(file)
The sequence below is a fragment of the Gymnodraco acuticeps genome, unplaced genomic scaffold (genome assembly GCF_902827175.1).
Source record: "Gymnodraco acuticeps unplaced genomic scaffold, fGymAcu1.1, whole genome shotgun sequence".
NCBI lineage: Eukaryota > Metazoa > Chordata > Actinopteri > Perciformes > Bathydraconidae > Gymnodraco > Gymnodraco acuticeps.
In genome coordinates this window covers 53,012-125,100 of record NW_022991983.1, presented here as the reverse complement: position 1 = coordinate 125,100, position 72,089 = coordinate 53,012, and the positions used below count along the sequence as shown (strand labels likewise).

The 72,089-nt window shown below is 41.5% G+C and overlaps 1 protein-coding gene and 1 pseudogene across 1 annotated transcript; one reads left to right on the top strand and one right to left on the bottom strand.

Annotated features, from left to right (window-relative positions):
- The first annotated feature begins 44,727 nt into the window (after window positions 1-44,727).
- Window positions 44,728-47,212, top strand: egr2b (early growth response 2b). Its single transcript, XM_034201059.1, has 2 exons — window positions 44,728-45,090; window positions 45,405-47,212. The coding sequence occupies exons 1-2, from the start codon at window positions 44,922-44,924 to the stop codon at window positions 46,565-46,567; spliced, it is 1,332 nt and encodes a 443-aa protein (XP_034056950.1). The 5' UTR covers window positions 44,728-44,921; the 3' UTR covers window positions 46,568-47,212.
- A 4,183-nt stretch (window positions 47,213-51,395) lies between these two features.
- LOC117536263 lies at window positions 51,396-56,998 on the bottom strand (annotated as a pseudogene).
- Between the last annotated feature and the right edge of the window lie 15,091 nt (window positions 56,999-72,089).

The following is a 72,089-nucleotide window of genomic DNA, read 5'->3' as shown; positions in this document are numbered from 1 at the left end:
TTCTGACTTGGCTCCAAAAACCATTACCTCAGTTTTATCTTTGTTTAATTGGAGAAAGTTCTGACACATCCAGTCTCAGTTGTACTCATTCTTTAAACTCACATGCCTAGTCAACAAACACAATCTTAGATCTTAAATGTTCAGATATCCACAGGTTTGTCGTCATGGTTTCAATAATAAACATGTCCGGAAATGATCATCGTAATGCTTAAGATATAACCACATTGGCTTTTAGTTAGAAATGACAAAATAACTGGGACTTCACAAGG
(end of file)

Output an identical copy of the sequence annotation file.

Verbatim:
The sequence below is a fragment of the Gymnodraco acuticeps genome, unplaced genomic scaffold (genome assembly GCF_902827175.1).
Source record: "Gymnodraco acuticeps unplaced genomic scaffold, fGymAcu1.1, whole genome shotgun sequence".
NCBI lineage: Eukaryota > Metazoa > Chordata > Actinopteri > Perciformes > Bathydraconidae > Gymnodraco > Gymnodraco acuticeps.
In genome coordinates this window covers 53,012-125,100 of record NW_022991983.1, presented here as the reverse complement: position 1 = coordinate 125,100, position 72,089 = coordinate 53,012, and the positions used below count along the sequence as shown (strand labels likewise).

The 72,089-nt window shown below is 41.5% G+C and overlaps 1 protein-coding gene and 1 pseudogene across 1 annotated transcript; one reads left to right on the top strand and one right to left on the bottom strand.

Annotated features, from left to right (window-relative positions):
- The first annotated feature begins 44,727 nt into the window (after window positions 1-44,727).
- Window positions 44,728-47,212, top strand: egr2b (early growth response 2b). Its single transcript, XM_034201059.1, has 2 exons — window positions 44,728-45,090; window positions 45,405-47,212. The coding sequence occupies exons 1-2, from the start codon at window positions 44,922-44,924 to the stop codon at window positions 46,565-46,567; spliced, it is 1,332 nt and encodes a 443-aa protein (XP_034056950.1). The 5' UTR covers window positions 44,728-44,921; the 3' UTR covers window positions 46,568-47,212.
- A 4,183-nt stretch (window positions 47,213-51,395) lies between these two features.
- LOC117536263 lies at window positions 51,396-56,998 on the bottom strand (annotated as a pseudogene).
- Between the last annotated feature and the right edge of the window lie 15,091 nt (window positions 56,999-72,089).

The following is a 72,089-nucleotide window of genomic DNA, read 5'->3' as shown; positions in this document are numbered from 1 at the left end:
TTCTGACTTGGCTCCAAAAACCATTACCTCAGTTTTATCTTTGTTTAATTGGAGAAAGTTCTGACACATCCAGTCTCAGTTGTACTCATTCTTTAAACTCACATGCCTAGTCAACAAACACAATCTTAGATCTTAAATGTTCAGATATCCACAGGTTTGTCGTCATGGTTTCAATAATAAACATGTCCGGAAATGATCATCGTAATGCTTAAGATATAACCACATTGGCTTTTAGTTAGAAATGACAAAATAACTGGGACTTCACAAGG